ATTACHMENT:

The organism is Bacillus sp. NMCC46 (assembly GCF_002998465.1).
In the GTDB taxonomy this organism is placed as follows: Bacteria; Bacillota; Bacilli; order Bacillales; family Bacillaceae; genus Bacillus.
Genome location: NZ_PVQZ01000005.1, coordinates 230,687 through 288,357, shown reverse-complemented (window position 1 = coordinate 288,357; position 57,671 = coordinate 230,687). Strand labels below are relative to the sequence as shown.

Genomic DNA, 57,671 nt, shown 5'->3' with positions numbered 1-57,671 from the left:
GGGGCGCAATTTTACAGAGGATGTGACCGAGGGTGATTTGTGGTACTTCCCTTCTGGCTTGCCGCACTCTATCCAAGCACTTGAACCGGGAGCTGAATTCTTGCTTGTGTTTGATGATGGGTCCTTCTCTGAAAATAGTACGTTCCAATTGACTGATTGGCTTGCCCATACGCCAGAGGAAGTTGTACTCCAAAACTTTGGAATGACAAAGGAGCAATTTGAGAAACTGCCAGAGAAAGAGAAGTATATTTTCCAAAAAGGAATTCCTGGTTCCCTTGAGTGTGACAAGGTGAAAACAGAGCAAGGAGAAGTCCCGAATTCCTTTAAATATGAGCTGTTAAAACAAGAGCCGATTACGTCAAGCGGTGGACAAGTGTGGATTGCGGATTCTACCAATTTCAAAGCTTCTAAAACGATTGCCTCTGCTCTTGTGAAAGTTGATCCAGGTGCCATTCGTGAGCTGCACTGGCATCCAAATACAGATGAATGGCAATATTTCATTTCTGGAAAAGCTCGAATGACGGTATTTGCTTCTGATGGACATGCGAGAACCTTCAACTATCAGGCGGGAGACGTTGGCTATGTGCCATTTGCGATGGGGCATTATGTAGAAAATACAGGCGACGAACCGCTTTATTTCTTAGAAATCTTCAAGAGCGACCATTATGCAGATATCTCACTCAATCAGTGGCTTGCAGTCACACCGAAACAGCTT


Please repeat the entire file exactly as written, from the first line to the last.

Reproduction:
The organism is Bacillus sp. NMCC46 (assembly GCF_002998465.1).
In the GTDB taxonomy this organism is placed as follows: Bacteria; Bacillota; Bacilli; order Bacillales; family Bacillaceae; genus Bacillus.
Genome location: NZ_PVQZ01000005.1, coordinates 230,687 through 288,357, shown reverse-complemented (window position 1 = coordinate 288,357; position 57,671 = coordinate 230,687). Strand labels below are relative to the sequence as shown.

Genomic DNA, 57,671 nt, shown 5'->3' with positions numbered 1-57,671 from the left:
GGGGCGCAATTTTACAGAGGATGTGACCGAGGGTGATTTGTGGTACTTCCCTTCTGGCTTGCCGCACTCTATCCAAGCACTTGAACCGGGAGCTGAATTCTTGCTTGTGTTTGATGATGGGTCCTTCTCTGAAAATAGTACGTTCCAATTGACTGATTGGCTTGCCCATACGCCAGAGGAAGTTGTACTCCAAAACTTTGGAATGACAAAGGAGCAATTTGAGAAACTGCCAGAGAAAGAGAAGTATATTTTCCAAAAAGGAATTCCTGGTTCCCTTGAGTGTGACAAGGTGAAAACAGAGCAAGGAGAAGTCCCGAATTCCTTTAAATATGAGCTGTTAAAACAAGAGCCGATTACGTCAAGCGGTGGACAAGTGTGGATTGCGGATTCTACCAATTTCAAAGCTTCTAAAACGATTGCCTCTGCTCTTGTGAAAGTTGATCCAGGTGCCATTCGTGAGCTGCACTGGCATCCAAATACAGATGAATGGCAATATTTCATTTCTGGAAAAGCTCGAATGACGGTATTTGCTTCTGATGGACATGCGAGAACCTTCAACTATCAGGCGGGAGACGTTGGCTATGTGCCATTTGCGATGGGGCATTATGTAGAAAATACAGGCGACGAACCGCTTTATTTCTTAGAAATCTTCAAGAGCGACCATTATGCAGATATCTCACTCAATCAGTGGCTTGCAGTCACACCGAAACAGCTT